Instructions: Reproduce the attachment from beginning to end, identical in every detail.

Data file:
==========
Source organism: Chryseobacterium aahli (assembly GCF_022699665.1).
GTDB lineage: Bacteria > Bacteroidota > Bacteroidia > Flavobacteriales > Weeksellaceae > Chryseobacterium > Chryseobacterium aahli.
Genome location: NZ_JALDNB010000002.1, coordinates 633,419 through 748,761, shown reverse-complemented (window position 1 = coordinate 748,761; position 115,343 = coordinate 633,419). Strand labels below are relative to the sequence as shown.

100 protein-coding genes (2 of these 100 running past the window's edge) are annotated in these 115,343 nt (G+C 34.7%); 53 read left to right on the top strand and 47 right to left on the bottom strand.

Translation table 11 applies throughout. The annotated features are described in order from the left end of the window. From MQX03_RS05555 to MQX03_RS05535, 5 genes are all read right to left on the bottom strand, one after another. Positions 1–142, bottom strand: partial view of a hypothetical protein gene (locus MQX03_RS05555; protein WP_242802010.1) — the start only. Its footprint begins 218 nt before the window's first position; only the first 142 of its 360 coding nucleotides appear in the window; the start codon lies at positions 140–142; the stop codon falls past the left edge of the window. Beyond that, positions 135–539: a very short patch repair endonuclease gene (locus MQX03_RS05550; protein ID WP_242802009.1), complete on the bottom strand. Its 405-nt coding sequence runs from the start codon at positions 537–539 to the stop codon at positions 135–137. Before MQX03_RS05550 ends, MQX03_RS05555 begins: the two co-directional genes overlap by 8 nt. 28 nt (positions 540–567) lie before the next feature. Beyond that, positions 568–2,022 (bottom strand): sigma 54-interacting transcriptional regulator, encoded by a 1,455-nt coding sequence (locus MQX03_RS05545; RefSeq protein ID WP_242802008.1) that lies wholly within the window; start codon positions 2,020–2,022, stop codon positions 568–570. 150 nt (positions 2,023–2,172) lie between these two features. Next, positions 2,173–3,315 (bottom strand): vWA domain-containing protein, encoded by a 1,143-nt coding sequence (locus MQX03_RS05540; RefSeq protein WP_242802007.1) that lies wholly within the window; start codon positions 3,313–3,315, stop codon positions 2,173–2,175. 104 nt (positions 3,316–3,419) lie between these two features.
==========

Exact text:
Source organism: Chryseobacterium aahli (assembly GCF_022699665.1).
GTDB lineage: Bacteria > Bacteroidota > Bacteroidia > Flavobacteriales > Weeksellaceae > Chryseobacterium > Chryseobacterium aahli.
Genome location: NZ_JALDNB010000002.1, coordinates 633,419 through 748,761, shown reverse-complemented (window position 1 = coordinate 748,761; position 115,343 = coordinate 633,419). Strand labels below are relative to the sequence as shown.

100 protein-coding genes (2 of these 100 running past the window's edge) are annotated in these 115,343 nt (G+C 34.7%); 53 read left to right on the top strand and 47 right to left on the bottom strand.

Translation table 11 applies throughout. The annotated features are described in order from the left end of the window. From MQX03_RS05555 to MQX03_RS05535, 5 genes are all read right to left on the bottom strand, one after another. Positions 1–142, bottom strand: partial view of a hypothetical protein gene (locus MQX03_RS05555; protein WP_242802010.1) — the start only. Its footprint begins 218 nt before the window's first position; only the first 142 of its 360 coding nucleotides appear in the window; the start codon lies at positions 140–142; the stop codon falls past the left edge of the window. Beyond that, positions 135–539: a very short patch repair endonuclease gene (locus MQX03_RS05550; protein ID WP_242802009.1), complete on the bottom strand. Its 405-nt coding sequence runs from the start codon at positions 537–539 to the stop codon at positions 135–137. Before MQX03_RS05550 ends, MQX03_RS05555 begins: the two co-directional genes overlap by 8 nt. 28 nt (positions 540–567) lie before the next feature. Beyond that, positions 568–2,022 (bottom strand): sigma 54-interacting transcriptional regulator, encoded by a 1,455-nt coding sequence (locus MQX03_RS05545; RefSeq protein ID WP_242802008.1) that lies wholly within the window; start codon positions 2,020–2,022, stop codon positions 568–570. 150 nt (positions 2,023–2,172) lie between these two features. Next, positions 2,173–3,315 (bottom strand): vWA domain-containing protein, encoded by a 1,143-nt coding sequence (locus MQX03_RS05540; RefSeq protein WP_242802007.1) that lies wholly within the window; start codon positions 3,313–3,315, stop codon positions 2,173–2,175. 104 nt (positions 3,316–3,419) lie between these two features.